After his election as speaker of the 81-member assembly Sunday in Lome, Faure Gnassingbe made his first speech as Togo's new leader. He says there are many challenges facing Togo, and that he will need the support of all Togolese to ensure their welfare. He also said he supports democratic reforms.
Earlier, the parliament removed from office the former assembly speaker who was outside Togo, and also changed a constitutional provision requiring new presidential elections within 60 days. The revised provision says that in case of a president's incapacity to govern, his replacement will serve the full term.
Gnassingbe Eyadema who ruled Togo for 38 years died Saturday at the age of 69 after an apparent heart attack.
His 39-year-old son, the only active politician among his more than 50 sons and daughters, was picked by the military Saturday to the country's top post. He was previously a member of parliament and government minister.
Main opposition leader Gilchrist Olympio who lives in exile in Paris says he hopes there will be internal and external pressure put on Togo to hold free and fair elections soon, to dismantle what he calls a hereditary military coup. "Like all military coups, you have to find a solution to the problem. I don't think the international community will take kindly to another military coup in Togo and neither shall we. So internally and externally, there will be opposition to this arrangement and maybe we'll find a peaceful solution," he said.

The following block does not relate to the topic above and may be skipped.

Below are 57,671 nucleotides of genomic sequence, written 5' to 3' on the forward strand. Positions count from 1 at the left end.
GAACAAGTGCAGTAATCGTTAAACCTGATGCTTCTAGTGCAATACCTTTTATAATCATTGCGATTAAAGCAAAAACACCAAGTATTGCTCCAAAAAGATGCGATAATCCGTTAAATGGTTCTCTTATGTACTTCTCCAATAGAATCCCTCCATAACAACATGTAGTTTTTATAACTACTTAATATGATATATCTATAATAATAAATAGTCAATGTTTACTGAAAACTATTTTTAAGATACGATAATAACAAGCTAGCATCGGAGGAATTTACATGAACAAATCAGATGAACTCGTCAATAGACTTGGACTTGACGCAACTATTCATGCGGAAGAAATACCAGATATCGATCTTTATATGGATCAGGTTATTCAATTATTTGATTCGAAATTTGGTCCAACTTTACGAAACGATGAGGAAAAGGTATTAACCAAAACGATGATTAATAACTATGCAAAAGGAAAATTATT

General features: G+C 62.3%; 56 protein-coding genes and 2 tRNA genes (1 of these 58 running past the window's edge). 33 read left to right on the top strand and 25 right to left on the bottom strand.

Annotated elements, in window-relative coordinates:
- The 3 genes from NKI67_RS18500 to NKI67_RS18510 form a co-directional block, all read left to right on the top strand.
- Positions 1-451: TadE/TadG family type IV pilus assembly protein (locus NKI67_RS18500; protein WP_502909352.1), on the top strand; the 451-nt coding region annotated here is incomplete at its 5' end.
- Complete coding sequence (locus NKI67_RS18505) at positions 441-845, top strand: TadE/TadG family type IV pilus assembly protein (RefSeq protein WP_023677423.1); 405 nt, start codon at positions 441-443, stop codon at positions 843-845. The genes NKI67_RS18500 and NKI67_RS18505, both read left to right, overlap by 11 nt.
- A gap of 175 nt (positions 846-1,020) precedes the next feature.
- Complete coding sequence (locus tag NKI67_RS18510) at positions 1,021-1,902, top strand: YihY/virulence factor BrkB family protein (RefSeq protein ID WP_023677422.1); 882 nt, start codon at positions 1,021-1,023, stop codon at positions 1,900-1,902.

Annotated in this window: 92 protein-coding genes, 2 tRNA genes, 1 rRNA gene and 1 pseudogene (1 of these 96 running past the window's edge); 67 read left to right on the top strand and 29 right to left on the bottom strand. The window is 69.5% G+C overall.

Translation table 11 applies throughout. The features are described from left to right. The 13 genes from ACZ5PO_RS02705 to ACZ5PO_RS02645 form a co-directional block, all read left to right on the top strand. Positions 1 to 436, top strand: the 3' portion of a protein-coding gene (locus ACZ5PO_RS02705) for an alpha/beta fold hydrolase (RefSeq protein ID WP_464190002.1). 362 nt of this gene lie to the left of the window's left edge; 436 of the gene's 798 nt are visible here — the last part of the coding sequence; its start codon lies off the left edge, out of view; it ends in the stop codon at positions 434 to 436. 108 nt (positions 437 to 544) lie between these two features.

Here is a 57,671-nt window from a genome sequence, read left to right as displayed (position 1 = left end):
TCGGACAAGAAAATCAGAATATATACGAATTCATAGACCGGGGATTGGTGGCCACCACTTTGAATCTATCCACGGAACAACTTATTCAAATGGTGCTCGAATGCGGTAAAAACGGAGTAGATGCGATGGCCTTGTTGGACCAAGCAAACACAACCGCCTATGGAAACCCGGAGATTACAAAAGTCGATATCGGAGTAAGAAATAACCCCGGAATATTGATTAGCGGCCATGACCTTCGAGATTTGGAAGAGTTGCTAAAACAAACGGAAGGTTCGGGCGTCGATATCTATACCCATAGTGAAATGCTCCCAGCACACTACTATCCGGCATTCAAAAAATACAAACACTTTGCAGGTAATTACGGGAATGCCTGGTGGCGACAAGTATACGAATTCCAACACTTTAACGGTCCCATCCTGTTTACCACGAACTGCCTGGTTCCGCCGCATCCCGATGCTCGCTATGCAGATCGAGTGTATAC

A spokesman for the African Union told VOA late Sunday the 53-nation body will fight against what it also calls a coup.
The Economic Community of West African States, also denounced the the son's appointment as illegal and rushed a team of negotiators to Lome.
Gnassingbe Eyadema's sudden death came as Togolese authorities were trying to prove they were making democratic progress to free European Union aid money, ahead of scheduled April legislative elections.
The European Commission Sunday expressed grave concern. France, the former colonial power in Togo , called on the people to express themselves democratically. It put its troops in Togo and other neighboring countries on alert, but said so far calm has prevailed.
Togo's army has closed down land, sea and air borders, but some Togolese and immigrant Ghanaians said they had been able to leave the country on foot.